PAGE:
• In addition to the short blade is the fixed blade design ensuring fuller control when you gut or skin rabbits or deers.
  • The saw spine allows you to perform more outdoor tasks like rope cutting or wood sawing.

Cons

  • The staghorn handle may be difficult to handle when wet.

Vintage Case Hunting Knives

The Case brothers—William Russel, Andrew, John, and Jean—are the people behind the foundation of Case Knives. The brand boasts the inclusion of their knives in America’s key historical events like World War II and the flight of Apollo 11, which carried the first man to ever step on the moon.

The Model We Recommend: Case Arkansas Hunter

With these milestones already marked on Case’s history, you will surely want to have a knife from the brand. Thus, we recommend you get the Case Arkansas, a winner of Blade Magazine’s “Collaboration Knife of the Year.”

Blade

Hunting knife experts advise not to get knives with long blades, and the Case Arkansas Hunter caters to that with its 3 1/2-inch blade. The clip-point blade is made of 154CM stainless steel, making it robust and sharp despite endless puncturing and general slicing tasks outdoors.

Handle

Antique Case hunting knives of this model have a jigged bone design on the handle, which makes them impressive externally. Once the blade is folded, the Case Arkansas Hunter measures 4 ⅝ inches. If you are ready to prepare your game or any ingredient, you can easily slide the folding pocket knife in and out of your pocket.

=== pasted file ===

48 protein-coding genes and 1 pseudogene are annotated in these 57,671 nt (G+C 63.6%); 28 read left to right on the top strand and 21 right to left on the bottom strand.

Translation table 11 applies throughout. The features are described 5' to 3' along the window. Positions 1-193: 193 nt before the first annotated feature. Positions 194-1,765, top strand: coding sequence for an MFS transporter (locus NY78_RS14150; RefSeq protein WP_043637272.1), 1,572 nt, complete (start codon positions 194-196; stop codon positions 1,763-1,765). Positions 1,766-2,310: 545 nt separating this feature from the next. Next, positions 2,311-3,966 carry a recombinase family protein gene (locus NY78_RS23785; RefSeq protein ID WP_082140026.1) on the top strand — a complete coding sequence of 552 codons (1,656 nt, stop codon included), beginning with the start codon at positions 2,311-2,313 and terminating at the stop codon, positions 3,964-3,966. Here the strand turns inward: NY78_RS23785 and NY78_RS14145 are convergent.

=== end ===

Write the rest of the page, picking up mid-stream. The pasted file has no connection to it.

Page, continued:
Pros

  • The tip of the clip-point edge is perfect for puncturing game skin.
  • Highly portable with its 4 ⅝-inch length when folded
  • Usability outdoors extends from game preparation to performing other tasks like slicing ingredients for camp dinner or cutting ropes.

Cons

Dexter Russel

This brand has been manufacturing knives since 1818, and along with Case, it is one of the US brands collectors covet. Although Dexter Russel today sells all sorts of kitchen utensils and knives, it still manufactures knives you can use outdoors.

The Model We Recommend: Dexter Russel Skinning Knife with Gut Hook

We recommend this knife because of the gut hook incorporation making it stand out from other knives.

Blade

This blade from Dexter Russell stands out as a hunting knife because of the gut hook design, which ensures that in the preparation process, the innards and intestines of the game you are preparing stay intact and do not get punctured. As a result, bacteria inside the guts do not contaminate the meat.

Handle

The handle of this knife is made with modern SofGrip technology, which gives you a comfortable and solid grip. The black handle perfectly matches the silver blade and overall contributes to the visual appeal of the hunting knife.